I am working on a system that can detect which of the AC outputs on a sprinkler box is on and for how long. The sprinkler box has one common wire and then 18 connections that output 24V to open sprinkler valves. My plan is to use several full bridge rectifiers which connect to some transistors. The Base of the transistor connects to the positive end of the bridge rectifier, the collector connects to a 3.3V line, and then the emitter is connected to ground so that when one of the sprinkler leads turns on it grounds the corresponding transistor. I then have a micro controller looking at the voltage of the collector side of the transistor to see which lead is on.
The problem I am having is that when one of leads from the sprinkler box turns on it flip on all of the transistors and grounds all of the logical leads to the micro controller. I did some tests with a multi-meter and when one of the leads of from the sprinkler leads turns on it is at 24Vrms and all of the other outputs are at about 1.4Vrms. The Voltage after being rectified is 35V on the input which is currently on, and then 34V across the all of the other rectifiers.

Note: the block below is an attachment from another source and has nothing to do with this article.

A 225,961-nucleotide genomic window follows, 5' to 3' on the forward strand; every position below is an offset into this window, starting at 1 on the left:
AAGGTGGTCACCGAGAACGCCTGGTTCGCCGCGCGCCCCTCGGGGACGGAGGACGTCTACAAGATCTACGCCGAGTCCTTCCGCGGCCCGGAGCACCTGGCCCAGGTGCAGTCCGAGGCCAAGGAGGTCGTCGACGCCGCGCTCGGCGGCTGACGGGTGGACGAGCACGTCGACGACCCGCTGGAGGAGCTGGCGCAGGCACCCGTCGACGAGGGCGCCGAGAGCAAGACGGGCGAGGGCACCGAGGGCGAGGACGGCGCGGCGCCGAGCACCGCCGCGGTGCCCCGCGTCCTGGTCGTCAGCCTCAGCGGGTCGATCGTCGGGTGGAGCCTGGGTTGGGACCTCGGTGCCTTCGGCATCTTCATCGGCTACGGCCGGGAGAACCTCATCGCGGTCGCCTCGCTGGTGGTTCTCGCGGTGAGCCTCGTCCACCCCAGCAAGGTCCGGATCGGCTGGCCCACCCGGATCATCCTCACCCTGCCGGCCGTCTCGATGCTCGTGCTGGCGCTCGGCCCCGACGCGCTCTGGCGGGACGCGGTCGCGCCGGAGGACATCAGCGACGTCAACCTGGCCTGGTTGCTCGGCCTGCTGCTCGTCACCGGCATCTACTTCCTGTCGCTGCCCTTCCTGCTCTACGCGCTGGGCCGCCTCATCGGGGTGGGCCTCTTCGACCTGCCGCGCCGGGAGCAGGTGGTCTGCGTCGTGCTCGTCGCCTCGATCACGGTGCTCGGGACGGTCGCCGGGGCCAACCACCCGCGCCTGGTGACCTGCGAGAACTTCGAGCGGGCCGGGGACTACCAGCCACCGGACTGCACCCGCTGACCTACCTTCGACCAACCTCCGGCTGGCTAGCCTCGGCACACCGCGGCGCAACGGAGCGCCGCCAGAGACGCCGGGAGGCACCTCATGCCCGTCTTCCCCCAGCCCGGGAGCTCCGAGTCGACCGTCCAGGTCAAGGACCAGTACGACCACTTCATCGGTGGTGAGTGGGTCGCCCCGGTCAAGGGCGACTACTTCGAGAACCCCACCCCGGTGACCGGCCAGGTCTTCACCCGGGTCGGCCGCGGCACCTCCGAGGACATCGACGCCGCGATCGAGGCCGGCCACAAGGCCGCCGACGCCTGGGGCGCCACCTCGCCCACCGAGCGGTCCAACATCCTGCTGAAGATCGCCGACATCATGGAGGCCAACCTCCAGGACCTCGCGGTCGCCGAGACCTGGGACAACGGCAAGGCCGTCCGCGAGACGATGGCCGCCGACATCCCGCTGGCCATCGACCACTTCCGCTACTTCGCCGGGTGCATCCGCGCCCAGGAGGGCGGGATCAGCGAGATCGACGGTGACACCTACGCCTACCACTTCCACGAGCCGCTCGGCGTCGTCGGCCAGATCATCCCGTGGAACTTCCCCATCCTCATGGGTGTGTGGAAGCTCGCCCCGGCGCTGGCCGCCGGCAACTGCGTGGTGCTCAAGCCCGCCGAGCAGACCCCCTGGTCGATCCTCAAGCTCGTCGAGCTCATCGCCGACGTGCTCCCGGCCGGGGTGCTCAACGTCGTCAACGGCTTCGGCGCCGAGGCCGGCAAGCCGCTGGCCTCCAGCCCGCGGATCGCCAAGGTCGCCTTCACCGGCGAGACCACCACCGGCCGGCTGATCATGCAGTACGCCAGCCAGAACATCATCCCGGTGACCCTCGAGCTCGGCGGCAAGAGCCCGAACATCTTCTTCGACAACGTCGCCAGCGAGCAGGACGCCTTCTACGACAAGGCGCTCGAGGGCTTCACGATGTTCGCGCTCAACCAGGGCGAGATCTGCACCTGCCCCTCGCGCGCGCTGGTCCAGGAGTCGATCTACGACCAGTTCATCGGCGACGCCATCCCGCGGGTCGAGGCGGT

I don't know much about rectifying AC current to DC current but I am thinking the issue is with the common wire. I think the common wire may be creating essentially a half bridge rectifier and outputting a lower voltage that is still causing the transistor to ground the input. Anyone have any ideas of either how to fix this problem, or of what is actually happening?